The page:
Morning Briefing: Zurich, Aon team up on industry recruitment

Morning Briefing: Zurich, Aon team up on industry recruitment

Morning Briefing: Zurich, Aon team up on industry recruitment Zurich, Aon team up on industry recruitment
Global insurance firms Zurich and Aon are jointly calling for apprenticeship programs to tackle the skills gap. The two firms are specifically focusing on the insurance and financial services sector in Chicago in putting the case for an industry-wide approach to training.

“There is a lot of talk about the skills gap of individual workers, but as business leaders, we need to step up and fill the training gap,” said Aon President & CEO Greg Case.  “We’re investing in apprenticeships because they will help us harness untapped potential and create the future leaders for our sector.”

Aon already has a partnership with City Colleges of Chicago where it will launch its apprentice program in 2017.

Mike Foley, CEO North America Commercial and Regional Chairman of North America for Zurich Insurance commented that apprenticeships build a strong talent pipeline: "Our industry is facing a widening skills and training gap, so we need to be more proactive in attracting talent and guiding their development through hands on experience."
 
Manulife announces appointment of female leaders
As the world focuses on International Women’s Day, Manulife has announced two new appointments.

Manulife Financial Corporation and The Manufacturers Life Insurance Company has appointed Pamela O. Kimmet to its board of directors bringing the proportion of Manulife’s female independent directors to 36 per cent. Ms. Kimmet is senior HR vice-president at Coca-Cola.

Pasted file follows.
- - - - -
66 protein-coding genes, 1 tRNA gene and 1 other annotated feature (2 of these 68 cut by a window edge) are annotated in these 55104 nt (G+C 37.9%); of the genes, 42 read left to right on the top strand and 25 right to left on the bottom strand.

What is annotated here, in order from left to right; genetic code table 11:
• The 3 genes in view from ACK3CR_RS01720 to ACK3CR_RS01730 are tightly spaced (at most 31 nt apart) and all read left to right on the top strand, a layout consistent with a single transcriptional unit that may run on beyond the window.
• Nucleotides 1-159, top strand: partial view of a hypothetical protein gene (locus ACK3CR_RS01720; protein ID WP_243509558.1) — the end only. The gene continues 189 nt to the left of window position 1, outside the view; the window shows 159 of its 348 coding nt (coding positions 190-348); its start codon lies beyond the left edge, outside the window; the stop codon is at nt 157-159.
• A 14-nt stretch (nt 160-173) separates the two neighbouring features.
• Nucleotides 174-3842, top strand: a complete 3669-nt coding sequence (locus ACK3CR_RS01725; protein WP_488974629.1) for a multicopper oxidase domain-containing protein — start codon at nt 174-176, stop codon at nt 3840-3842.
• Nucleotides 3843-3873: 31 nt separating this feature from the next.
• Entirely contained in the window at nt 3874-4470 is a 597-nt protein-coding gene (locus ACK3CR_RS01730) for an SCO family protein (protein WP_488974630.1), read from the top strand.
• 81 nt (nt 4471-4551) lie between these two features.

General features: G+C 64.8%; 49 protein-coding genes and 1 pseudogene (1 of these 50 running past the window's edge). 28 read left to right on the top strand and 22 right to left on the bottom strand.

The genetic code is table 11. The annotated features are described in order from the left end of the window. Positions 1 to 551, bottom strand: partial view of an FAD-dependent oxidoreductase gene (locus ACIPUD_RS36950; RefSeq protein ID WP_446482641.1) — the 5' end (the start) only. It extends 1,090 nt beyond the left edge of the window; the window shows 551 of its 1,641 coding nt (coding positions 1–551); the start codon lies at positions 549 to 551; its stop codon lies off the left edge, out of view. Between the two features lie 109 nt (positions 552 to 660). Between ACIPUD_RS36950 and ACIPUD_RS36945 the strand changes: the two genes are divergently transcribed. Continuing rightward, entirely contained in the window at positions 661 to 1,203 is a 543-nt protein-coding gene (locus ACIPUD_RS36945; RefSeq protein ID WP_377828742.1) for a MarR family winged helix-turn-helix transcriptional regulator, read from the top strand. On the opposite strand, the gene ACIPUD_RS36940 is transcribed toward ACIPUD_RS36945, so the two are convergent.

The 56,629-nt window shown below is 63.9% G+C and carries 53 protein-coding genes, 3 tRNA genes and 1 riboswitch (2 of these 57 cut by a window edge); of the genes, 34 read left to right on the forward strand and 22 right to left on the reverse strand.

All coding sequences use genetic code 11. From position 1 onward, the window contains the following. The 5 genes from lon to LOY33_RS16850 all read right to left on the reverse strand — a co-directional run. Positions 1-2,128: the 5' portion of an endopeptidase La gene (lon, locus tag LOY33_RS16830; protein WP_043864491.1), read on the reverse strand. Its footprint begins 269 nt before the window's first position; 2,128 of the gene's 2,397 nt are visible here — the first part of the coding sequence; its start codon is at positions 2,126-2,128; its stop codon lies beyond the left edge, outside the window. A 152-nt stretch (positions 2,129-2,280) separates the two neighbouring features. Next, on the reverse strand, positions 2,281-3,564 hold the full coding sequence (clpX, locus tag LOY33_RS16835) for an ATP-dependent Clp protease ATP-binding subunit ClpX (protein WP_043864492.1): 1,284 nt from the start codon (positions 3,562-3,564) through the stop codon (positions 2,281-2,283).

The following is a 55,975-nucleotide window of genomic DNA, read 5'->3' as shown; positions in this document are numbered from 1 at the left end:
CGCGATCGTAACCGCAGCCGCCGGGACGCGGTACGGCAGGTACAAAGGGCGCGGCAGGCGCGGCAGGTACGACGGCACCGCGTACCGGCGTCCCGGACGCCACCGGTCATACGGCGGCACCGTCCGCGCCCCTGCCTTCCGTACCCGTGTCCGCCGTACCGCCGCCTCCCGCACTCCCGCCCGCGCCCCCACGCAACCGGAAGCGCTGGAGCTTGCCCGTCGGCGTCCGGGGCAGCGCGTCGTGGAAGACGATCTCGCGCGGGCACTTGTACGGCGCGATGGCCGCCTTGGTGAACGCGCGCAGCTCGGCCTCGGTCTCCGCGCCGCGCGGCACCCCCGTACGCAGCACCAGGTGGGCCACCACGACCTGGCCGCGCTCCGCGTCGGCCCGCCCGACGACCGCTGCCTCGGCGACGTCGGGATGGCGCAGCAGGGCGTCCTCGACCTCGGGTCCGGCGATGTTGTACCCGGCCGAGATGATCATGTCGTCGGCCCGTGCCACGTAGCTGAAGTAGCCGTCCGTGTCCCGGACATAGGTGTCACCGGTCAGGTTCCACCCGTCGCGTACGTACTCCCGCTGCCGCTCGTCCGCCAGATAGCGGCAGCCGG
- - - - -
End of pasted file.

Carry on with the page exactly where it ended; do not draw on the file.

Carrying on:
The insurer has also announced that Diana Stockwell has been appointed head of Latin American sales and relationship management. She joins from State Street Global Advisors and has more than a decade of experience in the Latin American market.

Aussie insurer under investigation
An investigation is being launched into an Australian insurer’s treatment of terminally-ill patients. The insurance division of Commonwealth Bank is alleged to have avoided making payments to dying patients, which has prompted a media backlash against the bank and its insurance arm.

Australia’s securities regulator, ASIC, said Tuesday that it will look into the allegations made by Fairfax Media. Commonwealth Bank has not commented on the accusations.